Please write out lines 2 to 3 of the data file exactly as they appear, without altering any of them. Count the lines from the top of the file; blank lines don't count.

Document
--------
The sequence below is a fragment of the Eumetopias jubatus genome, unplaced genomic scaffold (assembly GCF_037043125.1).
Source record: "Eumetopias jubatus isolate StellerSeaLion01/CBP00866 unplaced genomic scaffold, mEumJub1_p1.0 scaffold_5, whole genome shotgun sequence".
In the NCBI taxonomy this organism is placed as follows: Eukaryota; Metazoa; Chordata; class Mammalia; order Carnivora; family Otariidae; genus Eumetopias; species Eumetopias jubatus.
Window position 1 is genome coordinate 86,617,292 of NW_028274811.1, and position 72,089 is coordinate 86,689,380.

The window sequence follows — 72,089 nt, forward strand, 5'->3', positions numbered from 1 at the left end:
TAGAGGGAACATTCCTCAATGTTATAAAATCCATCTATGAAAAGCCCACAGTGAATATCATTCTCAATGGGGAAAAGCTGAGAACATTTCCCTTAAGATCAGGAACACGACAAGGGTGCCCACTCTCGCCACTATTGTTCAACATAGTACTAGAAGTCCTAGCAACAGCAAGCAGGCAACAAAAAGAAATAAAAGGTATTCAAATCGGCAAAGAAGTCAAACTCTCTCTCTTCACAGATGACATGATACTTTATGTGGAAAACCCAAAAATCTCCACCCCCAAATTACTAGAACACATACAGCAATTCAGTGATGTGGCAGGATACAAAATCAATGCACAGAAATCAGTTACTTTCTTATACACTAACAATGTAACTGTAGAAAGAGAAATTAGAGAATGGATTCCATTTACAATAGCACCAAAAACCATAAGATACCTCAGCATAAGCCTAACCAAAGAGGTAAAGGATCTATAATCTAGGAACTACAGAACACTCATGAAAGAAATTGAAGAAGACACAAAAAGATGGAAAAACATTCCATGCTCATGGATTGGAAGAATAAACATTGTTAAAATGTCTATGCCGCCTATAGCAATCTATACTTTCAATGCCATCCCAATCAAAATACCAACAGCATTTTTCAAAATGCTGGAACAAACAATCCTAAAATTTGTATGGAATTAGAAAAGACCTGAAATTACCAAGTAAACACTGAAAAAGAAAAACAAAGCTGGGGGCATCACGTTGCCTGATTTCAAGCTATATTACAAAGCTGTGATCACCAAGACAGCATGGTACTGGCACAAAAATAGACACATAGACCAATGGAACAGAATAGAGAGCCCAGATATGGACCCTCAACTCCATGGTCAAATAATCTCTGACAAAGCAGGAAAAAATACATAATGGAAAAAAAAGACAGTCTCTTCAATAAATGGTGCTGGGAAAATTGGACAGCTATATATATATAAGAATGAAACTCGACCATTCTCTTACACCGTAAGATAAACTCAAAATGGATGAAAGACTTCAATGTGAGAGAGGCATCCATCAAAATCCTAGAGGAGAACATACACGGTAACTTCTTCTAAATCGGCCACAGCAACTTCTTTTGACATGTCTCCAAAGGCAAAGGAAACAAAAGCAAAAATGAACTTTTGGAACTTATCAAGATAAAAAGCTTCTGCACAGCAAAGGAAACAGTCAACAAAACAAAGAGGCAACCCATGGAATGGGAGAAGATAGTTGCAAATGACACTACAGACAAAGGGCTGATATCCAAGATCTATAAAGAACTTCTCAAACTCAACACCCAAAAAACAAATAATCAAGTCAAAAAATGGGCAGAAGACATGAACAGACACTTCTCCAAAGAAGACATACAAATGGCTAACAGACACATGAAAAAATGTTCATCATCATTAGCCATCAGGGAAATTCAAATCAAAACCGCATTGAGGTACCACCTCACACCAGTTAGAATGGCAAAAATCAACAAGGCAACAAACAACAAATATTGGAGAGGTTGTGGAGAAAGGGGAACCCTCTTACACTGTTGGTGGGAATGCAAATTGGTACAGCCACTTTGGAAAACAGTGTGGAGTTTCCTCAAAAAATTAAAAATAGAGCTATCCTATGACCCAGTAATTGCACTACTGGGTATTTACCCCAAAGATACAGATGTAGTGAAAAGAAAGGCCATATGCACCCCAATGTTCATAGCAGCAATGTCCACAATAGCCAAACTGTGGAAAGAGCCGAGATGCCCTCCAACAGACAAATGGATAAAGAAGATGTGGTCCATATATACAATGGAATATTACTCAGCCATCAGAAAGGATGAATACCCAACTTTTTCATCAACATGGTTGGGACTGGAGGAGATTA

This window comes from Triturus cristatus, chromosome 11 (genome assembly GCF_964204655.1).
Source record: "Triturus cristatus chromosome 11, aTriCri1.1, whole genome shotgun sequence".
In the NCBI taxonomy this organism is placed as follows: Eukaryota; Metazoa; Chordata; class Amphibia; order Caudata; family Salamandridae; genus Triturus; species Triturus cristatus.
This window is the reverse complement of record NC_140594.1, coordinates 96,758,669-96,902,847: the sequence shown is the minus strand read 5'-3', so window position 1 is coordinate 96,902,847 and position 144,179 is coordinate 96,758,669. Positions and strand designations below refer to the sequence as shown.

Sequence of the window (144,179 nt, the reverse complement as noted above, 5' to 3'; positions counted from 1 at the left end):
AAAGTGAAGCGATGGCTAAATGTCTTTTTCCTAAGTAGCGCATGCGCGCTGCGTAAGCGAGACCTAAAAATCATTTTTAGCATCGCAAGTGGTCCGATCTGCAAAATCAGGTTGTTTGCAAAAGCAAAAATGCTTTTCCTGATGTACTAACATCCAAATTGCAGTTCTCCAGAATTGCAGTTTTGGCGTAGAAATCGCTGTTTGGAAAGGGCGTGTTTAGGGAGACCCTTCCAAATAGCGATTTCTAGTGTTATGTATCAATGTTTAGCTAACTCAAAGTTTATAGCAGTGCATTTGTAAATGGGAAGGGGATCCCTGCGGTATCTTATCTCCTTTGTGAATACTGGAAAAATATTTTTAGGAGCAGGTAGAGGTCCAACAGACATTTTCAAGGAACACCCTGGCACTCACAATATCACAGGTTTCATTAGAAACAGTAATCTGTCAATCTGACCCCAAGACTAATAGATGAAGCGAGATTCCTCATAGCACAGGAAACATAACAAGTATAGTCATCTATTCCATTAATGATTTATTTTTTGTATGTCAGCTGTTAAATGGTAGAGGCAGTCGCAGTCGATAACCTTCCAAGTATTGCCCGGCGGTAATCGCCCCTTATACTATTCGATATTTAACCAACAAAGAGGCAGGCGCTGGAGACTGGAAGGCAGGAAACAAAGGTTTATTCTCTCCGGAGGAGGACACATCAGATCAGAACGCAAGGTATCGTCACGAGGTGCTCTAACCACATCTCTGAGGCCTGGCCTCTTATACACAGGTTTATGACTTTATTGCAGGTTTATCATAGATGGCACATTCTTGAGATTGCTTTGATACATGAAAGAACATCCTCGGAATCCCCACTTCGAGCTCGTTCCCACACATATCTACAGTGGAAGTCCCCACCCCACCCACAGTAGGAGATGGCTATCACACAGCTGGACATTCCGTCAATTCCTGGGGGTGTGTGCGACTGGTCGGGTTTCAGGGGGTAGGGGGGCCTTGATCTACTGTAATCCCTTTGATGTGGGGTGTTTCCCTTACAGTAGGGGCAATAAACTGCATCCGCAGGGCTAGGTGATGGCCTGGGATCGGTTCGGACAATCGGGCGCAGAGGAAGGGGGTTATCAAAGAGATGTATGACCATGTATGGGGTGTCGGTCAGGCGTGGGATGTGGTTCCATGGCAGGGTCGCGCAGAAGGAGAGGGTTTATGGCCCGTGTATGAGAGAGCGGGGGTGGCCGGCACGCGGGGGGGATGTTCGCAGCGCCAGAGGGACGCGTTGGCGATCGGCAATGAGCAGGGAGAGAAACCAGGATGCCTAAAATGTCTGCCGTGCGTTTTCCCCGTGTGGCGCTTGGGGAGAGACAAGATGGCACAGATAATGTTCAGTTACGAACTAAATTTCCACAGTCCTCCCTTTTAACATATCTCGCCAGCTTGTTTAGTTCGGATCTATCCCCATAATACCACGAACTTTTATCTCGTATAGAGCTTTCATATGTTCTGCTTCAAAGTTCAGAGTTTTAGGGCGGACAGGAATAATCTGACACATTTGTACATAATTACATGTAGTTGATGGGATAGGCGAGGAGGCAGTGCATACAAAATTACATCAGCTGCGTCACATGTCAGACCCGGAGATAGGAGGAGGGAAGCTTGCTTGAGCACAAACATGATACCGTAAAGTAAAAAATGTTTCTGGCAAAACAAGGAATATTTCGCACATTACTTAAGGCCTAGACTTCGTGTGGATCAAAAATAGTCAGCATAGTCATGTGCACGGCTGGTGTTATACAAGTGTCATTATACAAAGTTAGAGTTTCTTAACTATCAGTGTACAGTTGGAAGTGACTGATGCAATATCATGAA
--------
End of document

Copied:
Source record: "Eumetopias jubatus isolate StellerSeaLion01/CBP00866 unplaced genomic scaffold, mEumJub1_p1.0 scaffold_5, whole genome shotgun sequence".
In the NCBI taxonomy this organism is placed as follows: Eukaryota; Metazoa; Chordata; class Mammalia; order Carnivora; family Otariidae; genus Eumetopias; species Eumetopias jubatus.